Ludovic Morlot has given some memorable concerts with the City of Birmingham Symphony Orchestra and this one was no exception in combining pieces from before, during and after the Second World War for a programme offering a judicious perspective on mid-twentieth-century musical culture.
Not that there is anything prophetic about Stravinsky’s Dumbarton Oaks (1938), whose three succinct movements refashion the template of Bach’s Brandenburg Concertos in distinctive terms. The fifteen-strong CBSO was a little effortful in the opening Tempo Giusto, yet here and in the central intermezzo the pathos which emerges towards the end was deftly emphasised. As was the impetus of the Finale, Morlot maintaining a keen grip on its march-like undertow through to those effervescent closing bars with their curtly and inimitably punning cadence.
Time was when Bernstein’s Serenade (1954) was a rarity, though what is arguably its composer’s most successful piece for the concert hall had come into its own well before the onset of this year’s centenary celebrations. This sequence of movements inspired by (while not indebted to) Plato’s consideration of love in his Symposium was a gift which Bernstein seized with alacrity, condensing its seven eulogies into five movements amounting to the varied, if cohesive, totality that he aspired to without equalling in the concert works of his later years.
Tasmin Little entered fully into its spirit, segueing nimbly from the lyricism of ‘Phaedrus’ into the incisiveness of ‘Pausanias’ then underlining the whimsical irony in ‘Aristophanes’. Fugal fussiness in ‘Eryximachus’ was pertly done and the heightened eloquence of ‘Agathon’ never unduly emotive, before the Finale attained a unity in the rumination of ‘Socrates’ as overtaken by the jazzy ebullience of ‘Alcibiades’. Morlot secured an engaging response from the CBSO strings; also keeping Bernstein’s over-effusive percussion writing within well-defined limits.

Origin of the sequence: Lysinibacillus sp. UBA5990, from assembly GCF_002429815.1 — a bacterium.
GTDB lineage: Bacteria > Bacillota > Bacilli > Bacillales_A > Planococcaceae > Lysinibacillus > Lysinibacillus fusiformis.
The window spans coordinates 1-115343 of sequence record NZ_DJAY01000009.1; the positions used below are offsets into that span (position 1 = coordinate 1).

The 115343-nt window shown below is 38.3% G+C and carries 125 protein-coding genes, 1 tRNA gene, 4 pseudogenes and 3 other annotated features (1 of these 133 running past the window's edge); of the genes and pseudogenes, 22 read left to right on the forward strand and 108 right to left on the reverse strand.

Over-scoring has not infrequently been levelled at Prokofiev’s Fifth Symphony (1944), but here the intention is audibly of stressing this work’s status as the harbinger of Soviet victory in wartime – notably in an initial movement, the Andante marking implying a spaciously accruing momentum such as Morlot pursued with keen intent through to the ominous grandeur of the coda. Nor was there any lack of impulsiveness in the Scherzo, with the edgy gaiety of the Trio capped by an unerring transition back into the earlier music then a close of fateful finality.
Less balletic than it often is, the Adagio unfolded with stately inevitability while being shot-through with that sense of dread as comes to the fore in the searing dissonances at its climax. The strings were at their most soulful here and in the wistful close – Morlot securing an attacca into a Finale whose barbed playfulness, albeit leavened by more equable episodes, remained in focus throughout the approach to the coda. Here, a sense of this music skirting the proverbial cliff-edge was palpable as the CBSO responded with no mean virtuosity.
This probing account closed an absorbing and well-planned concert. Morlot returns to the CBSO on August 14 for a programme of Debussy, Lili Boulanger and Ravel; a modified version of which comes to the BBC Proms the following day.